What’s the marijuana equivalent of the 0.08% Blood Alcohol Concentration (BAC) limit for alcohol DUIs? If you don’t know the answer, you’re not alone. The truth is that there isn’t one—and if a law enforcement officer determines that you’re driving under the influence of marijuana, it could be a big problem for you.
Uncertain laws creating uncertain citizens
The Sacramento Bee reports on a recent survey of cannabis users that found that 46 percent of those surveyed did not know the answer the above question. In the same survey, 62 percent didn’t know what the penalties are for a marijuana DUI. Impaired drivers face the same penalties for a DUI for marijuana as the do for drinking: fines, a suspended license, and even jail time.
So why all the uncertainty? In part, the survey respondents can’t really be blamed for thier lack of knowledge, as California law enforcement is still figuring out how to test for marijuana DUIs. Blood tests can produce positive results for THC—the active ingredient in marijuana—long after it has stopped affecting users, and there is no marijuana equivalent of a breathalyzer. A new bill in California aims to fund research to assess how best to determine marijuana DUIs for this very reason.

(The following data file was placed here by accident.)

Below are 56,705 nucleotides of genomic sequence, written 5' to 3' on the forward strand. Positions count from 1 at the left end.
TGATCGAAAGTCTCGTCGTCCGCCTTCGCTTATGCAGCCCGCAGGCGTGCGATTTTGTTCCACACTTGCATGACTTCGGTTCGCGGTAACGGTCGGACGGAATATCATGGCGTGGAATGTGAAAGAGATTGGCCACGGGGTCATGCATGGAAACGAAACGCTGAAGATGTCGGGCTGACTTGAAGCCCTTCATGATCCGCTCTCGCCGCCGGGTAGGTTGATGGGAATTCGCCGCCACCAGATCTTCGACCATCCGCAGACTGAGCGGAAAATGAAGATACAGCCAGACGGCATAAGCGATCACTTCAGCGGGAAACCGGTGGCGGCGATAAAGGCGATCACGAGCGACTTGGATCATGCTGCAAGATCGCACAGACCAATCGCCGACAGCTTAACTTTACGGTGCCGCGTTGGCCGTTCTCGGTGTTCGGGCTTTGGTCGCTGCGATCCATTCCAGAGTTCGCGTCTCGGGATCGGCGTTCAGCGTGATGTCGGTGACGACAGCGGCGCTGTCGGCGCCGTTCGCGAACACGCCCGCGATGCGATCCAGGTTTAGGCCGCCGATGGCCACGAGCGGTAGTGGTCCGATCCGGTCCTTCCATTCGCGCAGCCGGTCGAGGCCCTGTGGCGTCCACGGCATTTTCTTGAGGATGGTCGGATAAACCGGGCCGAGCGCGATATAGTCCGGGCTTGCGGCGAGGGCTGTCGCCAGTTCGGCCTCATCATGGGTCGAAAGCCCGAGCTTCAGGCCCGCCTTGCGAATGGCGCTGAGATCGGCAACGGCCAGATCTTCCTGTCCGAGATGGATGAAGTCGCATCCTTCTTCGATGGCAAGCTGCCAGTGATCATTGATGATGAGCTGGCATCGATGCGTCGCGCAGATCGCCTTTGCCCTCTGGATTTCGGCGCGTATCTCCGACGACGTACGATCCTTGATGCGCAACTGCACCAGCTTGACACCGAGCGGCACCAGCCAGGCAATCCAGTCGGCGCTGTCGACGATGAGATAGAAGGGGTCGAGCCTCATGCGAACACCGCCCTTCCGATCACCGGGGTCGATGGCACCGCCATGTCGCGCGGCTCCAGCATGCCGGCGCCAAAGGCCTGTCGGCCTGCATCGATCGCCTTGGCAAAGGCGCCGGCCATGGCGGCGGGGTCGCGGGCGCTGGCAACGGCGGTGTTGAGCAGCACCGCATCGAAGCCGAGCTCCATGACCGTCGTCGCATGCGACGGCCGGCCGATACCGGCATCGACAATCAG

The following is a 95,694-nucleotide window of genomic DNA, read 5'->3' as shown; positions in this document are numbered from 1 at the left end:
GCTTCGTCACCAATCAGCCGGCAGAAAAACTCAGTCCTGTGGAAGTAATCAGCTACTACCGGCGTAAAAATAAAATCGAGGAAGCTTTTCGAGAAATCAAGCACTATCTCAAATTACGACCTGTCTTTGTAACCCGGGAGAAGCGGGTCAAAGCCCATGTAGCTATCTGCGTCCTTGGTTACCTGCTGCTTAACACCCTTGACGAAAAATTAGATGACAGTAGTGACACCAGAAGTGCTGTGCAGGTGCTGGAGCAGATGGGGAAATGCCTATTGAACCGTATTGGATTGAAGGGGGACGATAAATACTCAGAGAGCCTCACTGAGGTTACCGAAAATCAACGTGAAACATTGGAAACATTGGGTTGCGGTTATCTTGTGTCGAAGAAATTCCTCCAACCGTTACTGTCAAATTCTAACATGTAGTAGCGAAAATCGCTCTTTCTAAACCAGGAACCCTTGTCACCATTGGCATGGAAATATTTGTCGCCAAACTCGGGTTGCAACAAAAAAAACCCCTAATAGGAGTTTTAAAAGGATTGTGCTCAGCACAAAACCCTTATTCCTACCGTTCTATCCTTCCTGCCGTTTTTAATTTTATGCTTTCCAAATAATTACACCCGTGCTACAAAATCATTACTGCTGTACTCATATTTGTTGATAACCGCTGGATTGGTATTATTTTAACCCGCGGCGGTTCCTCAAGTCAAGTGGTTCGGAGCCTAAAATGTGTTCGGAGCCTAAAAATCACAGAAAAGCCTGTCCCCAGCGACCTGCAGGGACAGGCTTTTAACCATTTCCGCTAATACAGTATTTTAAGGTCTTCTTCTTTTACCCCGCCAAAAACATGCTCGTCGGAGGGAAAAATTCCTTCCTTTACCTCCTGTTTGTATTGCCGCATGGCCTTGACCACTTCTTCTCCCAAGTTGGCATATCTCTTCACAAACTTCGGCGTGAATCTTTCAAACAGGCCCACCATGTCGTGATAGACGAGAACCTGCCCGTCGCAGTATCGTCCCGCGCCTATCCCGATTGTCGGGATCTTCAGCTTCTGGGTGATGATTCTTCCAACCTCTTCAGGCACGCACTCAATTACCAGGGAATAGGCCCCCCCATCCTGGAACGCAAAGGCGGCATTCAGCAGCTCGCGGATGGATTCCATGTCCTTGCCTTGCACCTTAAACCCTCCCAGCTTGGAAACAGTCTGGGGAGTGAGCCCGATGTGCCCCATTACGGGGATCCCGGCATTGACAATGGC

Ambiguous laws don’t equal innocence
If you find yourself charged with a marijuana-related DUI, a lack of knowledge about the laws won’t do you much good. Instead, you need to talk to a criminal defense attorney like Brian A. Newman as soon as possible. Your attorney will look at all the evidence against you and how it was gathered. As law enforcement figures out how to test for marijuana intoxication, there will invariably be overreaches, impropriety, and faulty test results. An experienced criminal defense attorney is the best way to ensure that your rights are protected, regardless of any ambiguities in the laws as they are written.